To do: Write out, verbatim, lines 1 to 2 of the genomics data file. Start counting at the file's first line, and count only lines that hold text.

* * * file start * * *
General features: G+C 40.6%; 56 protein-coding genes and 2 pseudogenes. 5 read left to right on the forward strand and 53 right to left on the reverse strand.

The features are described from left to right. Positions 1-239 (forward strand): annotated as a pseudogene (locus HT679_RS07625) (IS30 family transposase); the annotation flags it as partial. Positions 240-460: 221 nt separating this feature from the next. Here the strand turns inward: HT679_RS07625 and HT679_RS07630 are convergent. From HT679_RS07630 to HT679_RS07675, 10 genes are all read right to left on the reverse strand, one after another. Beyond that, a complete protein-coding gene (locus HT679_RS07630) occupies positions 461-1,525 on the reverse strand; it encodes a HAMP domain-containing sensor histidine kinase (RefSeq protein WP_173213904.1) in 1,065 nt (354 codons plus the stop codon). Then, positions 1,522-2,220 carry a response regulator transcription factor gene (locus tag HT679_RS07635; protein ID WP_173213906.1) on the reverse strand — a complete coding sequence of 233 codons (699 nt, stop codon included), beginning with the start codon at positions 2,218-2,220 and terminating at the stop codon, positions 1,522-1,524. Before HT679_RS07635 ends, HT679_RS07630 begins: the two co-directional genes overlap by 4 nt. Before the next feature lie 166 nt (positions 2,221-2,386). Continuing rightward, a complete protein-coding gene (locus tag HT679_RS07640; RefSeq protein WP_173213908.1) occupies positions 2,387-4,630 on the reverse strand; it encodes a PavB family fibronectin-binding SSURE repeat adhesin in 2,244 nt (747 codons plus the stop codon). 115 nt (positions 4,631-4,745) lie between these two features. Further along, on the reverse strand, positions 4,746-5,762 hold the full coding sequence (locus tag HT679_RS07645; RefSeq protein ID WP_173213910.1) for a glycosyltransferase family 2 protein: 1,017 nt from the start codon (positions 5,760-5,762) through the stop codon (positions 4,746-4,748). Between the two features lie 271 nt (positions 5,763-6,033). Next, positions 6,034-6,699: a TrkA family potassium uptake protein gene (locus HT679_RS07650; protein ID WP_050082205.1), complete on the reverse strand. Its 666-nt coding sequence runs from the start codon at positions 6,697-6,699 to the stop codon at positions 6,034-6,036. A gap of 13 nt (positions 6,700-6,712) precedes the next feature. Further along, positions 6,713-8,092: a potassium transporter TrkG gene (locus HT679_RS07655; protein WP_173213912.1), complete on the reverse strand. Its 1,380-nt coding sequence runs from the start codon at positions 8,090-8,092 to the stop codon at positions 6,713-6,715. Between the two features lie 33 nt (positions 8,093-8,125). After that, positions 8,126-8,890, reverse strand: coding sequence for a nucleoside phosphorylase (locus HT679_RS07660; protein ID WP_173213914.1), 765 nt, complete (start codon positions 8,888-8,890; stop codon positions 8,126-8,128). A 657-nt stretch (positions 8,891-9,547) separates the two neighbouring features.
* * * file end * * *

General features: G+C 40.6%; 56 protein-coding genes and 2 pseudogenes. 5 read left to right on the forward strand and 53 right to left on the reverse strand.

The features are described from left to right. Positions 1-239 (forward strand): annotated as a pseudogene (locus HT679_RS07625) (IS30 family transposase); the annotation flags it as partial. Positions 240-460: 221 nt separating this feature from the next. Here the strand turns inward: HT679_RS07625 and HT679_RS07630 are convergent. From HT679_RS07630 to HT679_RS07675, 10 genes are all read right to left on the reverse strand, one after another. Beyond that, a complete protein-coding gene (locus HT679_RS07630) occupies positions 461-1,525 on the reverse strand; it encodes a HAMP domain-containing sensor histidine kinase (RefSeq protein WP_173213904.1) in 1,065 nt (354 codons plus the stop codon). Then, positions 1,522-2,220 carry a response regulator transcription factor gene (locus tag HT679_RS07635; protein ID WP_173213906.1) on the reverse strand — a complete coding sequence of 233 codons (699 nt, stop codon included), beginning with the start codon at positions 2,218-2,220 and terminating at the stop codon, positions 1,522-1,524. Before HT679_RS07635 ends, HT679_RS07630 begins: the two co-directional genes overlap by 4 nt. Before the next feature lie 166 nt (positions 2,221-2,386). Continuing rightward, a complete protein-coding gene (locus tag HT679_RS07640; RefSeq protein WP_173213908.1) occupies positions 2,387-4,630 on the reverse strand; it encodes a PavB family fibronectin-binding SSURE repeat adhesin in 2,244 nt (747 codons plus the stop codon). 115 nt (positions 4,631-4,745) lie between these two features. Further along, on the reverse strand, positions 4,746-5,762 hold the full coding sequence (locus tag HT679_RS07645; RefSeq protein ID WP_173213910.1) for a glycosyltransferase family 2 protein: 1,017 nt from the start codon (positions 5,760-5,762) through the stop codon (positions 4,746-4,748). Between the two features lie 271 nt (positions 5,763-6,033). Next, positions 6,034-6,699: a TrkA family potassium uptake protein gene (locus HT679_RS07650; protein ID WP_050082205.1), complete on the reverse strand. Its 666-nt coding sequence runs from the start codon at positions 6,697-6,699 to the stop codon at positions 6,034-6,036. A gap of 13 nt (positions 6,700-6,712) precedes the next feature. Further along, positions 6,713-8,092: a potassium transporter TrkG gene (locus HT679_RS07655; protein WP_173213912.1), complete on the reverse strand. Its 1,380-nt coding sequence runs from the start codon at positions 8,090-8,092 to the stop codon at positions 6,713-6,715. Between the two features lie 33 nt (positions 8,093-8,125). After that, positions 8,126-8,890, reverse strand: coding sequence for a nucleoside phosphorylase (locus HT679_RS07660; protein ID WP_173213914.1), 765 nt, complete (start codon positions 8,888-8,890; stop codon positions 8,126-8,128). A 657-nt stretch (positions 8,891-9,547) separates the two neighbouring features.